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Volcanic Eruptions made Dinosaurs extinct

Summary

According to research, volcanic eruptions induced climate change, particularly those of the Deccan Traps in Western India, might have played a crucial role in the demise of dinosaurs around 65 million years ago. This suggests that the combination of volcanic activity and climate change, rather than a meteorite alone, contributed to the extinction event, offering a new perspective on the dinosaur extinction phenomenon.

Volcanic eruption of Deccan Traps & it’s Climate Impact on Dinosaur Extinction

A recent study, featured in Science Advances and co-authored by McGill University’s Professor Don Baker, challenges the conventional narrative of dinosaur extinction solely attributed to a meteorite impact. The research explores the significant role of climate change triggered by massive volcanic eruptions in the Deccan Traps, a vast plateau in Western India formed by molten lava. With eruptions expelling an immense one million cubic kilometres of rock, this study suggests that volcanic activity may have played a pivotal role in cooling the global climate approximately 65 million years ago. The comprehensive research journey involved fieldwork in the Deccan Traps and sample analysis in locations like England and Sweden.

Extinction of Dinosaur: The Role of Volcanic Winters

In a groundbreaking study, researchers, led by Prof. Don Baker from McGill University’s Department of Earth and Planetary Sciences, investigated the connection between massive volcanic eruptions and the extinction of dinosaurs. Contrary to the traditional narrative of a meteorite impact being the sole cause, the team explored the impact of volcanic activities in the Deccan Traps, Western India. These eruptions, unleashing an astonishing one million cubic kilometres of rock, potentially played a crucial role in inducing a global climate-cooling event known as a volcanic winter around 65 million years ago.

The scientists conducted extensive lab experiments to estimate the amount of sulfur and fluorine released into the atmosphere by the volcanic eruptions preceding the dinosaur extinction. Surprisingly, their findings suggest that the sulfur release might have initiated a worldwide temperature drop, causing repeated volcanic winters lasting for decades. This newfound understanding sheds light on the climatic instability that preceded the dinosaur extinction, making survival challenging for various species and paving the way for the rise of mammals and the evolution of our species.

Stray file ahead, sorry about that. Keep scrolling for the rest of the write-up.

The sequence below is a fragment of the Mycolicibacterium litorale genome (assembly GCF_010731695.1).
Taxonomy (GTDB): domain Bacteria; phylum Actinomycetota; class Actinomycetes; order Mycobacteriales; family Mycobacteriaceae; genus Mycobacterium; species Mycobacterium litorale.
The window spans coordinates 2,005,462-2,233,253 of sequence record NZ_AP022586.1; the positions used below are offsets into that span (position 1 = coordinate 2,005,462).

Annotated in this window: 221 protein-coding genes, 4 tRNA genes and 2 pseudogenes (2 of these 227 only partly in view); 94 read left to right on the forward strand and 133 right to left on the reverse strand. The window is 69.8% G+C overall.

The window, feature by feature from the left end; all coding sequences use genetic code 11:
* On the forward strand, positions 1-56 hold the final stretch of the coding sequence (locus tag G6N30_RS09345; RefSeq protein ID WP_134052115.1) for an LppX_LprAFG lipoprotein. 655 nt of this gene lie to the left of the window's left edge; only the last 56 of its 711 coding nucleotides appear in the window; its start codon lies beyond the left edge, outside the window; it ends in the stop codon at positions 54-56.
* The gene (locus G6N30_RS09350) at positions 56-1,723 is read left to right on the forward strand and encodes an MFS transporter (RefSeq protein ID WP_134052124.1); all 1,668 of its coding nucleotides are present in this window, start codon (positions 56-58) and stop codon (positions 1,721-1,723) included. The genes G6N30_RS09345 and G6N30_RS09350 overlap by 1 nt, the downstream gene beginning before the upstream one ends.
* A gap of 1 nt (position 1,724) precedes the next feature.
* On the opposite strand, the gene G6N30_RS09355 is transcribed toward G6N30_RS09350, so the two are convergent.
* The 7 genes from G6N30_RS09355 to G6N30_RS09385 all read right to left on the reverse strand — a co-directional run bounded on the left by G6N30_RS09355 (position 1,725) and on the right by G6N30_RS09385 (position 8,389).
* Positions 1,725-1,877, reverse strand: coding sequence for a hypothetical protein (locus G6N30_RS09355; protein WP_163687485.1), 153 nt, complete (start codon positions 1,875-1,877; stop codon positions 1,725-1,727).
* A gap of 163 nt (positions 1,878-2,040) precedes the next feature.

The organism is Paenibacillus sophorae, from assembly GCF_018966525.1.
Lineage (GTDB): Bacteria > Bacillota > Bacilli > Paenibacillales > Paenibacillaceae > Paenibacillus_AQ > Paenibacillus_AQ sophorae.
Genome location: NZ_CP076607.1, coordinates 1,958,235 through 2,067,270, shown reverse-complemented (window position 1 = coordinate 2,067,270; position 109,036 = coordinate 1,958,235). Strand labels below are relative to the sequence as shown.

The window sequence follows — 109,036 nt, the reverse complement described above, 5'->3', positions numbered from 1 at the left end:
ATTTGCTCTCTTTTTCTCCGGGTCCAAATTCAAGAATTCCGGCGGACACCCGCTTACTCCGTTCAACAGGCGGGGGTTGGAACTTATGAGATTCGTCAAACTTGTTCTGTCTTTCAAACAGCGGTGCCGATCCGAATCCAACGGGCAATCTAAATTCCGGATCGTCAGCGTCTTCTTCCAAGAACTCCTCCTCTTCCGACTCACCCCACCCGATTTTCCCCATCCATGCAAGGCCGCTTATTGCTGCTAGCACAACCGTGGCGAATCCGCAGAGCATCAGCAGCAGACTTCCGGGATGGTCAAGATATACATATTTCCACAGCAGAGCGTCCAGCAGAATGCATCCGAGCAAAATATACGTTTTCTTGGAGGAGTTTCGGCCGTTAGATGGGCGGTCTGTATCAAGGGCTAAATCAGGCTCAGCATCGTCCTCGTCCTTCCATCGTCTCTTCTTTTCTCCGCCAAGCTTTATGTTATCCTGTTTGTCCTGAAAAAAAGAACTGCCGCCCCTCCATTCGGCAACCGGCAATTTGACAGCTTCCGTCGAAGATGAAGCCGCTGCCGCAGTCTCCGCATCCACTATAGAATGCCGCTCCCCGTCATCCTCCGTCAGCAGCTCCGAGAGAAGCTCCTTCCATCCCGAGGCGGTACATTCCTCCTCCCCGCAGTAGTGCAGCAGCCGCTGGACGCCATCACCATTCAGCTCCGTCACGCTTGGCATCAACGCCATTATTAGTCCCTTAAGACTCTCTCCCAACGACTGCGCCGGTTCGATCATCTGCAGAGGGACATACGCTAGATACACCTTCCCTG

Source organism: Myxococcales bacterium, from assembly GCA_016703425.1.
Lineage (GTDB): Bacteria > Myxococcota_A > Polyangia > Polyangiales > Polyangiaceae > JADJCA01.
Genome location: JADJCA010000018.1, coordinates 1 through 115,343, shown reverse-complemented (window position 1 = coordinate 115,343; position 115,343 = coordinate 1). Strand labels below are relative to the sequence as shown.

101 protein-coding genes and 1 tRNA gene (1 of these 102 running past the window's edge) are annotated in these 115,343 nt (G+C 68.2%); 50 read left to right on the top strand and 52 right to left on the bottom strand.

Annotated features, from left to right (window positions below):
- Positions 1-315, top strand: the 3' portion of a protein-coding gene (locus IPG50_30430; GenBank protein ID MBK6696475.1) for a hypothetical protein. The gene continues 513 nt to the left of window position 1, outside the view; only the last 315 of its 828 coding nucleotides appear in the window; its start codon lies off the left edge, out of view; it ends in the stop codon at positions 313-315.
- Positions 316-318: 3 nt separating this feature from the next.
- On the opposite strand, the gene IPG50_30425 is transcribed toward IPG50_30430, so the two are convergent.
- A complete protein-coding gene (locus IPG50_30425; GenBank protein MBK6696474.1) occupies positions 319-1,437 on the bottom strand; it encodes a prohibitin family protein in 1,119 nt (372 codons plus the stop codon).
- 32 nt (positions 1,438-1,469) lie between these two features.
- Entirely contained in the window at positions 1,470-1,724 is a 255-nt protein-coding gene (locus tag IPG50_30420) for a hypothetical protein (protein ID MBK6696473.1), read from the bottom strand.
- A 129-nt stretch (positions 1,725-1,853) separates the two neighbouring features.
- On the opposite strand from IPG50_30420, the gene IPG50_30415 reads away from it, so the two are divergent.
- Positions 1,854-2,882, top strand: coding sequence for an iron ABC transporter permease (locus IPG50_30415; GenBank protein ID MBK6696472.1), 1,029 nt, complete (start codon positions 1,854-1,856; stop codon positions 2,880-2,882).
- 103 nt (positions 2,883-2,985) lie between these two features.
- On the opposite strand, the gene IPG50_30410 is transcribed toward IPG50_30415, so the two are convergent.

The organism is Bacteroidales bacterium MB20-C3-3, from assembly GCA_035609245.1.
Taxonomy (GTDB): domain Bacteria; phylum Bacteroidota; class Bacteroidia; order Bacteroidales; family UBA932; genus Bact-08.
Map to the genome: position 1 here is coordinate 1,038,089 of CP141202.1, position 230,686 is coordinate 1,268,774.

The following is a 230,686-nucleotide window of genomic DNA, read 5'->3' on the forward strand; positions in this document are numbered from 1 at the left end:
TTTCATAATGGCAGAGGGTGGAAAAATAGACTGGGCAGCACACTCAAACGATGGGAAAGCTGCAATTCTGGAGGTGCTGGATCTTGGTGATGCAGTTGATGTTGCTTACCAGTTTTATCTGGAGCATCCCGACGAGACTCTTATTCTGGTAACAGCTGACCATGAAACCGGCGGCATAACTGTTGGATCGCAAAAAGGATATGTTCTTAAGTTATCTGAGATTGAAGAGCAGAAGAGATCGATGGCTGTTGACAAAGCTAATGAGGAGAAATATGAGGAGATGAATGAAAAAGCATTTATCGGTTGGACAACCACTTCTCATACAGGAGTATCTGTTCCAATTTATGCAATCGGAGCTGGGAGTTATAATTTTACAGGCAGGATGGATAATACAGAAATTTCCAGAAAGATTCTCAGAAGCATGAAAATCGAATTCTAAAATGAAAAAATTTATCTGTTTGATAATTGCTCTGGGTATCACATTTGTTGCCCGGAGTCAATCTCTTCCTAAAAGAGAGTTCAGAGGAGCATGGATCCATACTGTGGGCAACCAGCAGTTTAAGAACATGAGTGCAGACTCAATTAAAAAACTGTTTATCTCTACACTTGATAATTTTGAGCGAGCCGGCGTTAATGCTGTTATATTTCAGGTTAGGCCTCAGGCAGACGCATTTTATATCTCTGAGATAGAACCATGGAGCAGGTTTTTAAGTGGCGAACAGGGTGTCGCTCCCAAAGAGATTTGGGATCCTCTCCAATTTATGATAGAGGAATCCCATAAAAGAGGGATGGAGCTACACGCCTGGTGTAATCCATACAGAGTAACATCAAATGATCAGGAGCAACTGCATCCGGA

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Unveiling Volcanic Secrets with a New Technique

Unearthing insights from ancient rocks presented a significant challenge, but a novel technique developed at McGill University proved instrumental in unravelling the volcanic past. This innovative method likened to the precision of cooking pasta, involves estimating sulfur and fluorine releases through a combination of chemistry and experiments.

Professor Don Baker, a co-author of the study, aptly describes the process, drawing parallels between salt concentrations in the pasta water and measuring trapped elements in cooling minerals post-volcanic eruption. This breakthrough enables scientists to calculate the quantities of sulfur and fluorine released during ancient volcanic events, providing a valuable tool for decoding Earth’s geological history.

Journal Link: https://www.science.org/doi/10.1126/sciadv.adg8284

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